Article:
A system of equations is a set of equations with a common solution.

Example 1:

\(\begin{eqnarray*} x^2 - 3 x + 2 &=& 0\\ x^2 - x - 2 &=& 0 \end{eqnarray*}\)

The first equation has solution \(x = 2\) or \(x = 1\), while the second has solution \(x = 2\) or \(x = -1\). The common solution is \(x = 2\). Thus, that is the solution of the system.

Example 2:

\(\mathbb{S}_1\):

\(\begin{eqnarray*} x + xy &=& 1\\ y - xy &=& - 4 \end{eqnarray*}\)

This system of equations has two unknown quantities, \(x\) and \(y\). The solution will consist of ordered pairs of numbers \(( x, y )\) satisfying both equations.

A useful method for solving systems of equations is the method of **substitution**. In this method, one solves one of the equations in the system for a selected variable in terms of the other variables. Then all occurrences of the selected variable in the other equations of the system are replaced by the solution obtained.

In the example at hand, for the first equation in \(\mathbb{S}_1\) (denoted \(E_1\) ) the left side may be factored to yield \(x(1+y)=1\). So neither \(x\) nor \(1+y\) may equal \(0\). Thus we may divide both sides by \(1+y\) to get the equivalent equation \(x = \dfrac{1}{ 1 + y }\).

The \(x\) in \(E_2\) is replaced with \(\dfrac{1}{ 1 + y }\) to produce an equation in only one variable, \(y\). This yields a second system of equations which is equivalent to the first system of equations.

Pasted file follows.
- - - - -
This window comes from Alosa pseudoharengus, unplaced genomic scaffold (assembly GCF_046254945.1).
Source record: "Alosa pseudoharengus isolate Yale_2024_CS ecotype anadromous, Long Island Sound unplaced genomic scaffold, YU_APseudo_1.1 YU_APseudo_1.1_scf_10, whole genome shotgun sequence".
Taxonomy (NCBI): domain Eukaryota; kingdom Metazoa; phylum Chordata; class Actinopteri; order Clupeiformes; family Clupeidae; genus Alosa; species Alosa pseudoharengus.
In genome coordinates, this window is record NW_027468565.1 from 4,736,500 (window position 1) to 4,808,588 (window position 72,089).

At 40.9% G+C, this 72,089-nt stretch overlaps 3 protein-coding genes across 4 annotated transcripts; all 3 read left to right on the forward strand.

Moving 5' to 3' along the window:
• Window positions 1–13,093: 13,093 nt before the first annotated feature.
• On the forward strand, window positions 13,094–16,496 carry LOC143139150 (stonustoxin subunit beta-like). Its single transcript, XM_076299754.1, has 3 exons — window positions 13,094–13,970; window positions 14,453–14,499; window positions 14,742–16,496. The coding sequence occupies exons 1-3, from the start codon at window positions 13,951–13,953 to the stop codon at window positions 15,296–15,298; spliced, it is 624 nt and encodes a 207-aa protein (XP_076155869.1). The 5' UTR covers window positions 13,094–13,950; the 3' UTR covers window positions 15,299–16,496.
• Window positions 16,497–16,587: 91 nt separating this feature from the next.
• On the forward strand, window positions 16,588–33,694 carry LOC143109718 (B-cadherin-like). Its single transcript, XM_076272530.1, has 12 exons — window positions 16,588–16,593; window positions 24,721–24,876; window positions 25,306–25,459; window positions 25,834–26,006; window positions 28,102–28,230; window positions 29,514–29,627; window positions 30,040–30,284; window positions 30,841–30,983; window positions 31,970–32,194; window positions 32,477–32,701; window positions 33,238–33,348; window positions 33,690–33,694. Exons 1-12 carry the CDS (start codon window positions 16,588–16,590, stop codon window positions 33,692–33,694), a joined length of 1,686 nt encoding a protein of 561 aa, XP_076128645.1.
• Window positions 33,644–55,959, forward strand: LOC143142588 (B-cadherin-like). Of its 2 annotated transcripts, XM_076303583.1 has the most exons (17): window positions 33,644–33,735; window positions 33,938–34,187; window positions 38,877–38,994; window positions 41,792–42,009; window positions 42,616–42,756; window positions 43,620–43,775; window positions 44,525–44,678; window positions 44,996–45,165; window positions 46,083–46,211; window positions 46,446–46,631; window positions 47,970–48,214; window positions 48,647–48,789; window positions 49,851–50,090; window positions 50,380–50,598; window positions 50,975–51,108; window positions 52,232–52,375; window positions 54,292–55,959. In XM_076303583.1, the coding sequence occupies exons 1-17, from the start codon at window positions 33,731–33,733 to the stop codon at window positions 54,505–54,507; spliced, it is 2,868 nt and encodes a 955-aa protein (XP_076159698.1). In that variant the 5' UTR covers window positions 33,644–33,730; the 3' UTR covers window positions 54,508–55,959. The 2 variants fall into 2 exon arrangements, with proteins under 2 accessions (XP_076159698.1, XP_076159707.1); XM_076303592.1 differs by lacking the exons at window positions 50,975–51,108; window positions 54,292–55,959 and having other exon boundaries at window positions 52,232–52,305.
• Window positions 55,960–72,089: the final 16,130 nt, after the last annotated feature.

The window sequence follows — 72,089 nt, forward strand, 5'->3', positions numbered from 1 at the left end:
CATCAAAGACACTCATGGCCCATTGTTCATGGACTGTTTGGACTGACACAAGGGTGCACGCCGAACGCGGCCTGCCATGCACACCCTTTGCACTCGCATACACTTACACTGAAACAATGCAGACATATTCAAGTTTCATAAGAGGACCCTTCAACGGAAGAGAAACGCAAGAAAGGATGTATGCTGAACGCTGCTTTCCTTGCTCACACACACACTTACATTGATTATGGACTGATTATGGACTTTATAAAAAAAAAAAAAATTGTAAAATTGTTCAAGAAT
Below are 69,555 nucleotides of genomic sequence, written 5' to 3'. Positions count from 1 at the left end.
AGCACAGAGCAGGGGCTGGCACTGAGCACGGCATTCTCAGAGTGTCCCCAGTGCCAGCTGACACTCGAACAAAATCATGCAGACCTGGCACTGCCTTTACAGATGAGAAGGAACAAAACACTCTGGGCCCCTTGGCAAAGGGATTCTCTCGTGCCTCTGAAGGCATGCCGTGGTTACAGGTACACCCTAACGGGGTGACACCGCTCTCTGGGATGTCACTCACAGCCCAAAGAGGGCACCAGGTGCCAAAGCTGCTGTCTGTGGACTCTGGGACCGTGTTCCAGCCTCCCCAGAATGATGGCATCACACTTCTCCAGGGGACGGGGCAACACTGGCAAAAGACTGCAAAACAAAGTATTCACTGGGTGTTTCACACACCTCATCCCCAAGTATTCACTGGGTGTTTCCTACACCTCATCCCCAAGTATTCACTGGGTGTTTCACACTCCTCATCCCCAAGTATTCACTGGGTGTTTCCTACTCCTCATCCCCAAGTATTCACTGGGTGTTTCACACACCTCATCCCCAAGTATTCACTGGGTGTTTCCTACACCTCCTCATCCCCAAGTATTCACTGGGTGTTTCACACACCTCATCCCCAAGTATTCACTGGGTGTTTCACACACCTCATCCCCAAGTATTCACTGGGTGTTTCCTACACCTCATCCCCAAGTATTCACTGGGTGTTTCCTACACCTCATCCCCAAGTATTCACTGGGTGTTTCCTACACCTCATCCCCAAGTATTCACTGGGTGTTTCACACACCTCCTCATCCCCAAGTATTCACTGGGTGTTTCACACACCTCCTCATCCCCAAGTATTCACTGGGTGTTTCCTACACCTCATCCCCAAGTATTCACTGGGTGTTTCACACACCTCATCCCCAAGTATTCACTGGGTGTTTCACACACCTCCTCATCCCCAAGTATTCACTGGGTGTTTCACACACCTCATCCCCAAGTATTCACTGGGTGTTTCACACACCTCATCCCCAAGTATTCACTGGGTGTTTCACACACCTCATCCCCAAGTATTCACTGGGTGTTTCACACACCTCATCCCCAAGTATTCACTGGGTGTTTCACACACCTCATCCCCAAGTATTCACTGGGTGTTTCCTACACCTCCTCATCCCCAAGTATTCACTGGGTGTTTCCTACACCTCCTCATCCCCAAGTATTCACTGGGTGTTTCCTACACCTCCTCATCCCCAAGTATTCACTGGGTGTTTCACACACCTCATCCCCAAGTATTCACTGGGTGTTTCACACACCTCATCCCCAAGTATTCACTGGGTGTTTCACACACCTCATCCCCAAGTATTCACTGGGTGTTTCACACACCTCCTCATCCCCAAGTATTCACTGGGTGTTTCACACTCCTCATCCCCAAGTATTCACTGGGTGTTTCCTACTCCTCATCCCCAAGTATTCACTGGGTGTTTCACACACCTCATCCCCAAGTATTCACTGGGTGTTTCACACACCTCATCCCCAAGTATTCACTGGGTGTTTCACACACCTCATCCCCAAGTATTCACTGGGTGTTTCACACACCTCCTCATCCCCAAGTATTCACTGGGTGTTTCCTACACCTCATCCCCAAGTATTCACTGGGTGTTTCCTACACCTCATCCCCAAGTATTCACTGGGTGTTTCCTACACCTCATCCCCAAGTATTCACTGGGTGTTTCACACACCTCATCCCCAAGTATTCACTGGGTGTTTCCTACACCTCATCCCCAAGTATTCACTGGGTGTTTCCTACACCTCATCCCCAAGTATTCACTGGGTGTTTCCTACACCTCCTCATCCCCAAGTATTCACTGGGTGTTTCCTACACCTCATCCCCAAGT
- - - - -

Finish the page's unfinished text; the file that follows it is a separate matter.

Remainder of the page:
Substitution yields a second system \(\mathbb{S}_2\) of equations \(E^\prime_1\) and \(E^\prime_2\) equivalent to the first.

\(\mathbb{S}_2\):

\(\begin{eqnarray*} x &=& \dfrac{1}{ 1 + y }\\ y - \dfrac{y}{ 1 + y } &=& - 4 \end{eqnarray*}\)

Now, \(E^\prime_2\) can be replaced by the equivalent equation \(( y + 2 )^2 = 0\), which, in turn is equivalent to the equation \(y = - 2\). Thus, the system

\(\mathbb{S}_3\):

\(\begin{eqnarray*} x &=& \dfrac{1}{ 1 + y }\\ y &=& -2 \end{eqnarray*}\)

is equivalent to the original system of equations. Substituting the value \(y=-2\) into the first equation yields \(x = -1\) giving us the system of equations

\(\mathbb{S}_4\):

\(\begin{eqnarray*} x &=& -1\\ y &=& -2 \end{eqnarray*}\)

which is equivalent to the original system. That means it has the **same solution** as the original system. But the solution of this last system is transparent. Thus, we have solved the original system.

In this example we see a general approach to solving all systems of equations. It consists of replacing one system by another equivalent system in a systematic way in order to produce (eventually) an equivalent system whose solution is obvious.

We have seen a couple of principles involved in replacing one system with an equivalent system:

- Any equation in the system may be replaced by an equivalent equation. (The Equivalent Equation Principle)
- Any variable or expression in an equation of the system may be replaced by another expression found to be equivalent to that variable or expression in one of the other equations of the system. (The Substitution Principle)

There are other principles which allow us to find equivalent systems, some of which will be discussed in the >.

Use the equivalent equation principle and the substitution principle to solve the system of equations:

\(\mathbb{S}_1\):

\(\begin{eqnarray*} x + y &=& 0\\ x + y^2 &=& 0 \end{eqnarray*}\)

See SolutionSolve the system of equations:

\(\mathbb{S}_1\):

\(\begin{eqnarray*} x + y &=& 1\\ 2x + y &=& -1 \end{eqnarray*}\)

See Solution